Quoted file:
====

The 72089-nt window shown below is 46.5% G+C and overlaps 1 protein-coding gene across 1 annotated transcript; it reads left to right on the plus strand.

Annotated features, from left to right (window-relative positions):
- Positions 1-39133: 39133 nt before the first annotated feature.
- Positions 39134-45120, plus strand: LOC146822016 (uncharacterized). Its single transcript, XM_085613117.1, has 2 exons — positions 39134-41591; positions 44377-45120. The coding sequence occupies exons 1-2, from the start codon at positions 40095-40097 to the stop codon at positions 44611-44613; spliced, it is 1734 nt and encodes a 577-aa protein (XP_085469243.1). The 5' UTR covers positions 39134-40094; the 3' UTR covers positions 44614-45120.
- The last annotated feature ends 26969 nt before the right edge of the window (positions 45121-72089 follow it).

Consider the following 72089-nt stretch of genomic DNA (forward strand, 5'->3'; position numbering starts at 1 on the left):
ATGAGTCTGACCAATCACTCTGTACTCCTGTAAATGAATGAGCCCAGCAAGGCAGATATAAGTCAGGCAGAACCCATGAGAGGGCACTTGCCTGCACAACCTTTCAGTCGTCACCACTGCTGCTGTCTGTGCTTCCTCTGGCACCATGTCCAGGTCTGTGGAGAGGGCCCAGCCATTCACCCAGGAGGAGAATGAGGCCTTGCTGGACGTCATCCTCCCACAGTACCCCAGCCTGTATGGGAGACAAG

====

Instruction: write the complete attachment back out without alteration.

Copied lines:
The 72089-nt window shown below is 46.5% G+C and overlaps 1 protein-coding gene across 1 annotated transcript; it reads left to right on the plus strand.

Annotated features, from left to right (window-relative positions):
- Positions 1-39133: 39133 nt before the first annotated feature.
- Positions 39134-45120, plus strand: LOC146822016 (uncharacterized). Its single transcript, XM_085613117.1, has 2 exons — positions 39134-41591; positions 44377-45120. The coding sequence occupies exons 1-2, from the start codon at positions 40095-40097 to the stop codon at positions 44611-44613; spliced, it is 1734 nt and encodes a 577-aa protein (XP_085469243.1). The 5' UTR covers positions 39134-40094; the 3' UTR covers positions 44614-45120.
- The last annotated feature ends 26969 nt before the right edge of the window (positions 45121-72089 follow it).

Consider the following 72089-nt stretch of genomic DNA (forward strand, 5'->3'; position numbering starts at 1 on the left):
ATGAGTCTGACCAATCACTCTGTACTCCTGTAAATGAATGAGCCCAGCAAGGCAGATATAAGTCAGGCAGAACCCATGAGAGGGCACTTGCCTGCACAACCTTTCAGTCGTCACCACTGCTGCTGTCTGTGCTTCCTCTGGCACCATGTCCAGGTCTGTGGAGAGGGCCCAGCCATTCACCCAGGAGGAGAATGAGGCCTTGCTGGACGTCATCCTCCCACAGTACCCCAGCCTGTATGGGAGACAAG